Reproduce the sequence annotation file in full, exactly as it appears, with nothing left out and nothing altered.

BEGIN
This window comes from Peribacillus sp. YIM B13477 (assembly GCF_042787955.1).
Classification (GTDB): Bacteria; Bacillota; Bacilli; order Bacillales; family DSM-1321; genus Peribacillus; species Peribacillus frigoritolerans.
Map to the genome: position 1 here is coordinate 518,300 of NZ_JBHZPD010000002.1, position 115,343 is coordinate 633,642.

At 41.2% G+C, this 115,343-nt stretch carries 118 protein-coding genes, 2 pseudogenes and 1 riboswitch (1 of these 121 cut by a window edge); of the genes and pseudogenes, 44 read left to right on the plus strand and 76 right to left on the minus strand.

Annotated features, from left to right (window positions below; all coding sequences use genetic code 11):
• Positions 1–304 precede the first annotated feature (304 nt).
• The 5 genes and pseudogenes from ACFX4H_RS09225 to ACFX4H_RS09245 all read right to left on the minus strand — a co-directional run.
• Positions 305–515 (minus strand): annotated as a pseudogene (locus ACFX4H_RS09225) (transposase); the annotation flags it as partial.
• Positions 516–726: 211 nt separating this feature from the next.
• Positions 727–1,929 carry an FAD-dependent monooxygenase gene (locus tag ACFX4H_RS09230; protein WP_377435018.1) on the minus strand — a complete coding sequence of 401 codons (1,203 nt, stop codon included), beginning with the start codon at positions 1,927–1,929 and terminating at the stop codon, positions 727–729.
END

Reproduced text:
This window comes from Peribacillus sp. YIM B13477 (assembly GCF_042787955.1).
Classification (GTDB): Bacteria; Bacillota; Bacilli; order Bacillales; family DSM-1321; genus Peribacillus; species Peribacillus frigoritolerans.
Map to the genome: position 1 here is coordinate 518,300 of NZ_JBHZPD010000002.1, position 115,343 is coordinate 633,642.

At 41.2% G+C, this 115,343-nt stretch carries 118 protein-coding genes, 2 pseudogenes and 1 riboswitch (1 of these 121 cut by a window edge); of the genes and pseudogenes, 44 read left to right on the plus strand and 76 right to left on the minus strand.

Annotated features, from left to right (window positions below; all coding sequences use genetic code 11):
• Positions 1–304 precede the first annotated feature (304 nt).
• The 5 genes and pseudogenes from ACFX4H_RS09225 to ACFX4H_RS09245 all read right to left on the minus strand — a co-directional run.
• Positions 305–515 (minus strand): annotated as a pseudogene (locus ACFX4H_RS09225) (transposase); the annotation flags it as partial.
• Positions 516–726: 211 nt separating this feature from the next.
• Positions 727–1,929 carry an FAD-dependent monooxygenase gene (locus tag ACFX4H_RS09230; protein WP_377435018.1) on the minus strand — a complete coding sequence of 401 codons (1,203 nt, stop codon included), beginning with the start codon at positions 1,927–1,929 and terminating at the stop codon, positions 727–729.